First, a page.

“l met a lady claiming to be my sister. She invited me to supper. I fell into her toilet, and here I am!”
Eight vignettes — based on stories from Boccaccio’s Decameron — poke fun at love, sex, and Catholicism in 14th century Italy.
Genres, Themes, Actors, and Directors:
- Episodic Films
- Historical Drama
- Italian Films
- Pier Paolo Pasolini Films
Response to Peary’s Review:
Pier Pasolini’s loose adaptation of Boccaccio’s naughty medieval folk tale collection is humorous, irreverent, and eminently watchable. As with any episodic film, some vignettes are inevitably more successful than others; among my favorites are the convent of lusty nuns who try to use a studly deaf worker for their own lascivious purposes; an unwitting young man who finds himself trapped in a coffin while trying to steal some jewels; and a father who catches his daughter having sex with her wealthy lover, then happily insists that they marry. As Peary points out, director Pasolini seems to revel in his characters’ debauchery, and this joy is evident in nearly every scene.
- An energetic, colorful evocation of “subversive” behavior in medieval times
- A no-holds-barred portrayal of men and women who are, as Peary puts it, “in need of a shave, a bath, a dentist, or a good diet plan”
Yes. This remains one of Pier Pasolini’s most enjoyable films, and is well-worth seeing.
- Foreign Gem
- Important Director
One thought on “Decameron, The (1971)”
Not must-see – but I will have to qualify that, since it could be up to a personal taste.
I’m admittedly not a fan of Pasolini’s work (overall). I have almost no feeling for his personal aesthetic and usually find his films haphazard and clumsy. His general preference for working with non-actors doesn’t help. Some directors can pull that off; Pasolini doesn’t seem to be one of them. ‘The Decameron’ is not an exception.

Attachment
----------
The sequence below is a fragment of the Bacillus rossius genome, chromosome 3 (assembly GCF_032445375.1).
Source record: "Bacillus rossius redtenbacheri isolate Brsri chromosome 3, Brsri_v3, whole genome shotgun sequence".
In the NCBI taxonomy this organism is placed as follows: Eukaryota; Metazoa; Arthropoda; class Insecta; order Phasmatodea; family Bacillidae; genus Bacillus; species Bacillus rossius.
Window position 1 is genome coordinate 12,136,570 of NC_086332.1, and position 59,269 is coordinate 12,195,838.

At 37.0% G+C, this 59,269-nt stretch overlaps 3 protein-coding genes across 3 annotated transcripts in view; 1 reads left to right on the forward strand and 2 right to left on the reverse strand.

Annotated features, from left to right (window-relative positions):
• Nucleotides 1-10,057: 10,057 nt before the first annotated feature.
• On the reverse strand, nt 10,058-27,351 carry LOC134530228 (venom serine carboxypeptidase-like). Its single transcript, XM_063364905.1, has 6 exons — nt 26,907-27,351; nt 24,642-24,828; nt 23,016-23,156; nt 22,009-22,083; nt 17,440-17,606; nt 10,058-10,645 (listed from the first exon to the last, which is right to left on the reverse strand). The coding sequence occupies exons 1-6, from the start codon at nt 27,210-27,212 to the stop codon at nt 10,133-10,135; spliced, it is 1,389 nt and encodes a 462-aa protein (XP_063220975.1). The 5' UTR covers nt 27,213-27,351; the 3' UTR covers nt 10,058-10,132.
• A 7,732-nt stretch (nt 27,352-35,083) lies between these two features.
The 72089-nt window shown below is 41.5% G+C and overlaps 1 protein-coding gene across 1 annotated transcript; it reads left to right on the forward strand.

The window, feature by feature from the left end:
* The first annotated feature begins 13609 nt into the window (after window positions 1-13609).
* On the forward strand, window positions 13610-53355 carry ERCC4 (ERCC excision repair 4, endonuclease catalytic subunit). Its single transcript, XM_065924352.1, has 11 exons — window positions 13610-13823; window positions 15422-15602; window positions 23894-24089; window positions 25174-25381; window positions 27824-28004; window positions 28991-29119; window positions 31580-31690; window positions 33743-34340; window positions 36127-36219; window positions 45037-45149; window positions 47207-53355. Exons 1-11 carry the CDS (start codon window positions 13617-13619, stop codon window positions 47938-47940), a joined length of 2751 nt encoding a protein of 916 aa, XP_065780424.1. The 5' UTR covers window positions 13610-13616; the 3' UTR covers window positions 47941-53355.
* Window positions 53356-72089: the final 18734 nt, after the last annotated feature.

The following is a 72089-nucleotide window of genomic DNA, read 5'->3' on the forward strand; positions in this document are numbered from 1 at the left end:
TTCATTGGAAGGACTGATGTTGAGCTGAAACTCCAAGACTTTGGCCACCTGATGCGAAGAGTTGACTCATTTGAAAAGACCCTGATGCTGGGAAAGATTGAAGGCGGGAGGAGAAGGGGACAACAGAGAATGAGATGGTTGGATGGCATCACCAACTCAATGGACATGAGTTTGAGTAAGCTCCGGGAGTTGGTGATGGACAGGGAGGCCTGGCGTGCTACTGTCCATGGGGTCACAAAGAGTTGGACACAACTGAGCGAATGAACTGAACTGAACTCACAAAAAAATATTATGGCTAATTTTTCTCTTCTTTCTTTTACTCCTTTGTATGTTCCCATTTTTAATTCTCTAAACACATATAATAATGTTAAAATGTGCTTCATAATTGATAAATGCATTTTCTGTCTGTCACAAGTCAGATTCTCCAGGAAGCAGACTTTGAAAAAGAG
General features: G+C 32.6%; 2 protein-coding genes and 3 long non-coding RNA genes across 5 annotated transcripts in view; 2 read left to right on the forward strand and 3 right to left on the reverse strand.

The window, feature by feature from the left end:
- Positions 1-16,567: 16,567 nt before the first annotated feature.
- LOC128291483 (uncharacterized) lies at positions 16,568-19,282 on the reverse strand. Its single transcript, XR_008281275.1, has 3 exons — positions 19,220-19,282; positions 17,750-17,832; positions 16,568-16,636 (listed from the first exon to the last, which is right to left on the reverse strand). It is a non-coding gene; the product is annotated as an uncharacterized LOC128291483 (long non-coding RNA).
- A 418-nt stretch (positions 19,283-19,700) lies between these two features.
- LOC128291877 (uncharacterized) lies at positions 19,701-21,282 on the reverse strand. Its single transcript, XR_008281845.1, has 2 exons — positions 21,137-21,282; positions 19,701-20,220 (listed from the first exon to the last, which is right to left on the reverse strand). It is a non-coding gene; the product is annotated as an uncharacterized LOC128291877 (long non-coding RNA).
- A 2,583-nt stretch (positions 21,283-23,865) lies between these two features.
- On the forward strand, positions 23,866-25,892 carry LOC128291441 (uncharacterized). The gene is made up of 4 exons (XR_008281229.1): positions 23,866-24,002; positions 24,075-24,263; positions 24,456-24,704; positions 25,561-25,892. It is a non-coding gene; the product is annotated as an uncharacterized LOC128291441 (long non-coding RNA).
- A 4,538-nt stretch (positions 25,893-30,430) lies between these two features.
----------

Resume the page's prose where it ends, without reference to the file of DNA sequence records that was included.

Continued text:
I’d seen it once before, and felt like falling asleep then, too. Pasolini has a specific – somewhat ponderous – tone and his way of storytelling has more to do with mood than narrative. The viewer will either appreciate that or not. (I don’t, particularly.)
The only vignette here that is sort of satisfying (for me) is the one in which three brothers take revenge on a young man for having sex with their sister. But even that sequence, though much of it establishes a nice rhythm, falls short: the sister is played by an emotionless young woman (she doesn’t even react when she finds her lover’s dead body) and the storyline just…ends…inconclusively.
‘The Decameron’ – which, being slight, doesn’t particularly benefit from a second viewing – is said to be among Pasolni’s more accessible work (and that’s actually true) but I would think it could try the patience of some more-general film fanatics. Of course, if those viewers are Italian, it could be a different matter and the film could strike a chord for those of the region. But I find it a rather awkward and tedious work.